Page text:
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Listen 2 Us - Literacy, Self-Determination, and Interdependence for Nonspeakers

Poet Wants You To Rethink What It Means To Be Nonspeaking -Transcript

Transcript of interview 

Talk of Iowa, February 20. 2020 

Transcript for “Poet Wants You to Rethink What it Means to be Nonspeaking”

Audio recording is available here:

Charity Nebbe and Katelyn Harrop interviewed David James (“DJ”) Savarese as part of Iowa Public Radio’s Talk of Iowa on February 27, 2020. Photo by Tanya Rosen of Rosen-Jones Photography in Oberlin, Ohio. The interview appears in it’s entirety.

Charity: It’s Talk of Iowa from Iowa Public Radio. I’m Charity Nebbe. David James Savarese, better known as DJ—Deej to his friends—is an award-winning filmmaker and poet. He graduated with honors from Oberlin College in May of 2017 and he now lives in Iowa City. What makes his story remarkable is that he is autistic and nonspeaking. For this interview, he communicated with me primarily through typing and text-to-voice software. He also signs, does some vocalizing, and writes messages with a pencil on paper. DJ grew up in Grinnell. His parents worked hard at home to help their son develop the tools he needed to communicate with others. That made it possible for DJ to reveal his remarkable intellect and pursue his education with a passion. You can learn more about him in his documentary Deej.

Charity (continues): Speaking engagements have occupied a lot of his time in recent years, but I wanted to talk to him about his latest collection of poetry. It’s called A Doorknob for the Eye. We decided to meet DJ in his home in Iowa City. His mother Emily joined us in their living room, and in the interest of time, she provided some support with transferring a couple of DJ’s handwritten responses to his software. DJ is very thoughtful and sensitive to the language that people use to talk about autism. So that’s where we started.

Charity (continues): I want to start by asking you a little bit about language because the language that we use when we talk about different groups of people can be very powerful. And sometimes it's hard to know the right language to use. So I would love for you to tell me how you prefer me, a broadcaster, to talk about people with autism, the kind of language you’d like me to use.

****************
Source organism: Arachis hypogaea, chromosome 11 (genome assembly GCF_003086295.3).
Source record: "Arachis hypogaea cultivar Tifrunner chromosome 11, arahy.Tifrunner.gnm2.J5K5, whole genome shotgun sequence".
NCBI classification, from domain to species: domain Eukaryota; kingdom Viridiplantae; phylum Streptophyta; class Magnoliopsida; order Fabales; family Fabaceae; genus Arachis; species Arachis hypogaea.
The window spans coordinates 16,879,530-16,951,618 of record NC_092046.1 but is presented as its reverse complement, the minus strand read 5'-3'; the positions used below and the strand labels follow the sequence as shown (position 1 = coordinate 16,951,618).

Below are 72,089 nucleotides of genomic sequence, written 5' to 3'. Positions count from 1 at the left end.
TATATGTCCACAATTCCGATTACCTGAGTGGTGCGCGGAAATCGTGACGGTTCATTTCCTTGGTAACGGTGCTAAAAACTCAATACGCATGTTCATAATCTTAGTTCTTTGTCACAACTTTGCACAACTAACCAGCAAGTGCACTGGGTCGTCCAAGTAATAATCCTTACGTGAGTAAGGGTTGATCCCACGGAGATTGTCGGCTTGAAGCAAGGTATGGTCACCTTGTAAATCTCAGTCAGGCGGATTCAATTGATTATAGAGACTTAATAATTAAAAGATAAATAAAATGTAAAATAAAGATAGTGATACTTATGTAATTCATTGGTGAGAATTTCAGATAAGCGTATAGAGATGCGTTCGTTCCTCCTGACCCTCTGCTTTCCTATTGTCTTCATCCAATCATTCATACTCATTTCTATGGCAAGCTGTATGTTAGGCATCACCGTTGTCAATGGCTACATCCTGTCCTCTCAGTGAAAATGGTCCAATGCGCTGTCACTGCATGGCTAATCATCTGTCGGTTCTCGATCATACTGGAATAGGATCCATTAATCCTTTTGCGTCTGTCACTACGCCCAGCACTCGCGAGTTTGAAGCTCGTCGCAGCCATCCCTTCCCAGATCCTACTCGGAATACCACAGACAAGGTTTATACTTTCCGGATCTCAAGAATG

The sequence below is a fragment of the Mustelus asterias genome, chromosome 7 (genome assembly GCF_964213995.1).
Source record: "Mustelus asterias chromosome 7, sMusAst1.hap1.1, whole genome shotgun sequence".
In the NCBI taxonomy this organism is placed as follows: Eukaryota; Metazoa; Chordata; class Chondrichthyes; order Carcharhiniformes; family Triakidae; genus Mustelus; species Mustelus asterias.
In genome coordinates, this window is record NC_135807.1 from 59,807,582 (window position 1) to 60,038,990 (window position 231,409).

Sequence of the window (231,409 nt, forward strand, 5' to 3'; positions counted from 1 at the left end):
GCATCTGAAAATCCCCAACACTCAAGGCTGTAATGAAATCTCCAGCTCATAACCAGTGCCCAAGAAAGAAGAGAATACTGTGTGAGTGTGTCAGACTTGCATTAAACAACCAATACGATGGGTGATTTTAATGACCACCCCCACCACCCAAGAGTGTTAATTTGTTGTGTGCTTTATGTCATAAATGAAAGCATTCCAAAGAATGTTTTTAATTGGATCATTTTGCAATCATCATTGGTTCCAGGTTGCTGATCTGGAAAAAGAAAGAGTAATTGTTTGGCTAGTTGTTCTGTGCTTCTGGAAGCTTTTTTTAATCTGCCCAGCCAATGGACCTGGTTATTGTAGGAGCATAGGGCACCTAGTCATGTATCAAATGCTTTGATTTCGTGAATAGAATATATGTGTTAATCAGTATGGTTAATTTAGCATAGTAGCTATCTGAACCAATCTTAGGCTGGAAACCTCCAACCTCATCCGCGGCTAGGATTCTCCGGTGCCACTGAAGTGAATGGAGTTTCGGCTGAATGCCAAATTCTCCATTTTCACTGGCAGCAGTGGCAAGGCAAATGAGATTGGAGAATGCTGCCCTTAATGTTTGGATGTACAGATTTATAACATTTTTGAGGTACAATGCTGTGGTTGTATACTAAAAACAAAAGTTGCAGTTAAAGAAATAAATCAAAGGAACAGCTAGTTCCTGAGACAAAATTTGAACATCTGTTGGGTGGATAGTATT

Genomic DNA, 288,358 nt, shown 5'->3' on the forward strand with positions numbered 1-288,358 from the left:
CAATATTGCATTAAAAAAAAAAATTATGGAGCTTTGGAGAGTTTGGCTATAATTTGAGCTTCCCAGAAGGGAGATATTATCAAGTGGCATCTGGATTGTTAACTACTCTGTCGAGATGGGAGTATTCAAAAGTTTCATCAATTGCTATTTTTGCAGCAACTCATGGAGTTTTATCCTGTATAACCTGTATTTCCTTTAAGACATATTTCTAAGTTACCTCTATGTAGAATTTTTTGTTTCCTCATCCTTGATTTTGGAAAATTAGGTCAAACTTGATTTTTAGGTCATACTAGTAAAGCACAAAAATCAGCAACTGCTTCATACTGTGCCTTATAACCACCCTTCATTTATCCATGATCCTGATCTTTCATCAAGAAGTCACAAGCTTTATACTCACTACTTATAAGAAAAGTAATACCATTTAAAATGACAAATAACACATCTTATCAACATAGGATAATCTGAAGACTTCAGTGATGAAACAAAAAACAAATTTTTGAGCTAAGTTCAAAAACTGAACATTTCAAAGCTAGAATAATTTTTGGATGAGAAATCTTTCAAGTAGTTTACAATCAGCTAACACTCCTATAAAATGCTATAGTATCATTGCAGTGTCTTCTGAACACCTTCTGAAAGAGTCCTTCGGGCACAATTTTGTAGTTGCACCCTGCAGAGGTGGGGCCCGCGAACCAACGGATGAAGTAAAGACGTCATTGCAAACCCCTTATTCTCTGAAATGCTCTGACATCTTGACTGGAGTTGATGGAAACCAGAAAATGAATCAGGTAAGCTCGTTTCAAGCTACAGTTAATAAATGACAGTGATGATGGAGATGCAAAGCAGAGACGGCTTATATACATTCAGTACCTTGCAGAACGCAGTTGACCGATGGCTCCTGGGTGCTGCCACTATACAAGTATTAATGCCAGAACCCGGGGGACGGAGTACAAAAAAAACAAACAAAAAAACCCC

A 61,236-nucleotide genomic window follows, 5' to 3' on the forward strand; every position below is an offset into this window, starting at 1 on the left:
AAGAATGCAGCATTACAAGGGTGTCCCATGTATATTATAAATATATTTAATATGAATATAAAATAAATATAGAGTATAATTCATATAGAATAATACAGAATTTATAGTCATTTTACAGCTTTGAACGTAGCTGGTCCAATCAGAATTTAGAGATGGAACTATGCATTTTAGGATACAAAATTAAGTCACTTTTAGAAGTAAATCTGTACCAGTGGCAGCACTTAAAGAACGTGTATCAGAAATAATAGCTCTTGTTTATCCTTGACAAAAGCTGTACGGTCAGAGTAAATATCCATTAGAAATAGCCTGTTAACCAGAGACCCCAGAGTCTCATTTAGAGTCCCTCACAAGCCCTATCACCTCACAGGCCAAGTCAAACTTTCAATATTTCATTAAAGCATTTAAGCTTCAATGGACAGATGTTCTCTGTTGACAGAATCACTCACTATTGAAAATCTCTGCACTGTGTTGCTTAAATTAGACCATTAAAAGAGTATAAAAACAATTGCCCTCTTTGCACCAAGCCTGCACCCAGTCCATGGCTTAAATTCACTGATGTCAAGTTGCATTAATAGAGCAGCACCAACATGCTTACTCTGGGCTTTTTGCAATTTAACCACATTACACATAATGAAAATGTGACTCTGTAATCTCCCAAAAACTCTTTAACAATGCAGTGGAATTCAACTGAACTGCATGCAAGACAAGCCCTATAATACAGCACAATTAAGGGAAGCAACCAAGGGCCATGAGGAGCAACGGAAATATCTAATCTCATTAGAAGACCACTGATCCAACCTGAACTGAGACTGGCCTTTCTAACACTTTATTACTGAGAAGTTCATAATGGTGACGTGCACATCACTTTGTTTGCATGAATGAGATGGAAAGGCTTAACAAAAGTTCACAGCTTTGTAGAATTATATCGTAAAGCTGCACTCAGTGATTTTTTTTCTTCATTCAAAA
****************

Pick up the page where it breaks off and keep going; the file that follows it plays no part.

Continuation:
David: I prefer to use  autistic or autist instead of person with autism. Just like I prefer poet or scholar or artful activist.

Charity: Ok. That’s really helpful to me. Thank you. I want to go back in time to when you were a little boy, and after your parents—Emily and Ralph—adopted you. They helped you learn how to communicate in a way that other people could understand after they adopted you. Can you remember what it was like when you started to be able to communicate with them through words?

David: I learned how to sign and use photos and objects to communicate before I learned to read and write. I loved having ways to communicate what I wanted or needed, but I didn’t have any way to communicate my hopeful ideas. Eventually I learned to read and write at school and slowly started to use words to talk about my life.

Then I knew I would be able to study anything I wanted to. The world came into focus and I loved what I saw.

Charity: You have said that poetry is like your native language. Do you remember when you first discovered poetry?

David: In Mrs Schultz’s class in the fourth grade. I still have the book we made in Language Arts. We studied simple forms like haiku, diamantes, and acrostics. I liked the way the words formed less formally, more fluidly.  I still use the forms to entice other kids into language.

Charity: So when you describe poetry as your native language, what do you mean by that?

David: I mean that for me, poetry is the best approximation of my experience I can find. It’s sounds and rich associations lured me into literacy.

It reminds me of my life before words—less sad, more sensory-based.

Charity: You have written some poems about your life before you were adopted. And some of those poems are in your movie Deej. Do you have memories of your time before you were adopted?